A little about T-cells. I'm not a doctor, but I asked a lot of questions during and after the clinical trial.
Killer T-Cells (CD8+ cells) are a type of tumor-infiltrating lymphocyte. Each T-cell is designed to recognize one (and ONLY one) antigen (bad guy). The part of the T-cell doing the "recognizing" is the T-Cell receptor--each T-cell has thousands of receptors, all of them on a particular T-cell are programmed to recognize the same antigen.
T-cells become activated when they sense their target. Activated T-cells replicate themselves repeatedly, building up an army of killers that can wipe out invaders, even cancer.
An important aspect of Killer T-Cells (CD8+ cells) is that they can only recognize their target in the context of HLA. An HLA molecule has to essentially "hold onto" or "present" the T-Cell's target in order for the T-Cell to recognize it. When a doctor describes a mutation as "immunogenic
" it means that the person's immune system recognizes that antigen
Dr. Rosenberg's TIL trial (NCT01174121) requires surgery to remove a tumor. Why? Because they want to find THAT tumor's mutations, and to study THAT tumor's TIL. For trial NCT01174121 it makes no difference what HLA the patient has, nor what mutation. NCT01174121 uses the mutation and the HLA that is present in THAT patient. The key idea here is that the patient already has HLA and TIL that are fighting tumors.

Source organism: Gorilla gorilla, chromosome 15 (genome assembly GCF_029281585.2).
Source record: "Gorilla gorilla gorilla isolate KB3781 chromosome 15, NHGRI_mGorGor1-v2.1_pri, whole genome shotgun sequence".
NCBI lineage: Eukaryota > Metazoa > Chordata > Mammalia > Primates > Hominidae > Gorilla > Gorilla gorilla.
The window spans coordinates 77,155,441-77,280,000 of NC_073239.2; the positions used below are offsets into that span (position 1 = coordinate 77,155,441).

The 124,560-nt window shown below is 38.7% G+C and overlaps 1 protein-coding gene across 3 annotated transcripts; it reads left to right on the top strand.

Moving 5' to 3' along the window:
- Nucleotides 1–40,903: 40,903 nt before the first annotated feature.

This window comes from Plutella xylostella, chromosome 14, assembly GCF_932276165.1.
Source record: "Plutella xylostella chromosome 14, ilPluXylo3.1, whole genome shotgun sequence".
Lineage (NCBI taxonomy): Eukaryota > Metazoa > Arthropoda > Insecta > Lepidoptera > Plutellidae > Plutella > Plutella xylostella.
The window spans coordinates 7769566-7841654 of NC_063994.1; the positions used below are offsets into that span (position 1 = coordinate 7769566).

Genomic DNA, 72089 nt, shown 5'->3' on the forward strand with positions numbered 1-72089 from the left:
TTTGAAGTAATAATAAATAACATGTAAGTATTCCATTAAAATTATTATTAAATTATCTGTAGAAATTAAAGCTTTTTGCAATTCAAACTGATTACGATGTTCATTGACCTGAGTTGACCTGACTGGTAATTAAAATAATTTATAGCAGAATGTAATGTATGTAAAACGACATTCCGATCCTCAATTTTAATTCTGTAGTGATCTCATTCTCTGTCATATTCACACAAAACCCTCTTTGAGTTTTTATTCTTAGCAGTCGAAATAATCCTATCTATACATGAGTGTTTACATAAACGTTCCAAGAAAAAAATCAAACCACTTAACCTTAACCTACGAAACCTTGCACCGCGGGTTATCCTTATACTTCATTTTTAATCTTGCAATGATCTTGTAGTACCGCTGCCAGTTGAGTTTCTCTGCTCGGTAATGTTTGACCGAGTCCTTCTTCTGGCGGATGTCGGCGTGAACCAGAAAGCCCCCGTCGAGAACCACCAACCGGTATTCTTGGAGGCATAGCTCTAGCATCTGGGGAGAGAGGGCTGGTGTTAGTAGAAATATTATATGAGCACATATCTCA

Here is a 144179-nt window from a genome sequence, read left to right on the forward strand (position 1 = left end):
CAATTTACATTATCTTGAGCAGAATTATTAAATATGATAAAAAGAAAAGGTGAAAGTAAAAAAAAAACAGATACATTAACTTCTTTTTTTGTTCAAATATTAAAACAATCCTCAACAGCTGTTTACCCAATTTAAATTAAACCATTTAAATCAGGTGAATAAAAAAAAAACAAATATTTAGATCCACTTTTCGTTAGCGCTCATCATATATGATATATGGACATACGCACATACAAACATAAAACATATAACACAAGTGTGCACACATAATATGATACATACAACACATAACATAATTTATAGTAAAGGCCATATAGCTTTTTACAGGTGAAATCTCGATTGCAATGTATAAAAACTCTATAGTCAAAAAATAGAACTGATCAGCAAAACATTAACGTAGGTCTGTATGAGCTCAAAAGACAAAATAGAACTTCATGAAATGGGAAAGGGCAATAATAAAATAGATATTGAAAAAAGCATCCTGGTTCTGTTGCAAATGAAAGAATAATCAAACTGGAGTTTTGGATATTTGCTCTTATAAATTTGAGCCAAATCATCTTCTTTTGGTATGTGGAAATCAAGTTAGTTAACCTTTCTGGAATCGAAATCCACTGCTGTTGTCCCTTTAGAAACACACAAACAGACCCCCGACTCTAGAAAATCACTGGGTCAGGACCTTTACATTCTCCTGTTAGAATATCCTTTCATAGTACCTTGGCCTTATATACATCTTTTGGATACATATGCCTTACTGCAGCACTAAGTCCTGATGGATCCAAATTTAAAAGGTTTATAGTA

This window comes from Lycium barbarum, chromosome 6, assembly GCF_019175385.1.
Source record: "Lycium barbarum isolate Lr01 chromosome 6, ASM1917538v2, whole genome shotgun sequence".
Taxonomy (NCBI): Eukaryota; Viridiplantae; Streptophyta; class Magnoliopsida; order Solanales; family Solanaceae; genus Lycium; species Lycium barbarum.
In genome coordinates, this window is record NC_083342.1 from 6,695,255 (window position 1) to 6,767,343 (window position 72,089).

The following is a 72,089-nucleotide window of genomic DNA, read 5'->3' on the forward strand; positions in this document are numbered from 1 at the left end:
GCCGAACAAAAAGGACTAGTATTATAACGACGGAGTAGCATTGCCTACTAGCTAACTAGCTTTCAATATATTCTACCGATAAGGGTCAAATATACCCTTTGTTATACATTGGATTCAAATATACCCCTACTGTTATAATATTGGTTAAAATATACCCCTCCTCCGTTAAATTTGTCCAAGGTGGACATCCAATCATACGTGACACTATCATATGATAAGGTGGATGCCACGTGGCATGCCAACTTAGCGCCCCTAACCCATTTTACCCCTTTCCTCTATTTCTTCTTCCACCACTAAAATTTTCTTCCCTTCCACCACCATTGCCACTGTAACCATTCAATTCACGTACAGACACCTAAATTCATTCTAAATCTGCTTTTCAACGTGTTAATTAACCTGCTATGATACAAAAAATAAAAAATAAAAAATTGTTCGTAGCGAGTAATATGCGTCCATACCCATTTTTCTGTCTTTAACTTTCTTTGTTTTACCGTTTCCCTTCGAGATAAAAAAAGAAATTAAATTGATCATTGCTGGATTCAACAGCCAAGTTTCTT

The trial is concerned with identifying which HLA and which mutation are already there, then go multiply that specific population of T-cells (TIL) and give it back to the patient. The patient receives their own T-cells--with their own receptors-- back.
Dr. Yang's trial (NCT03190941
) does NOT require surgery to remove a tumor. Why? Because they already know what HLA and mutation worked in the mice. They intentionally studied mutations of RAS genes, and they used an HLA that they thought a high percentage of patients would carry (A*1101). Patients in this trial will get their own T-cells back, but the receptors on those T-cells will be from another source.
I hope this helps. Sneaky Tumor
is a blog post I wrote that might make things more clear about how HLA works.
my blog: Cancer RiotNED since April 2016!
April 2016: lower left lung lobectomy. NED
8 mo. f/u: 1 of 7 tumors progressed.
6 mo. f/u PR
confirmed (Jan 2016)
Jul 2015: NIH TIL trial NCT01174121 NCI/NIH Surgery Branch FAQ
Dec 2015 stage IV w/bilateral lung mets
FOLFOX + Radiation (bladder)
KRAS G12D :: MSS
dx Sep 2013 @47yo: IIIc T4b N2b MX [bladder invasion, 17/21 lymph nodes]
Married 26 yrs. kids: 21
SE Michigan home schooler, mechanical engineer, and programmer.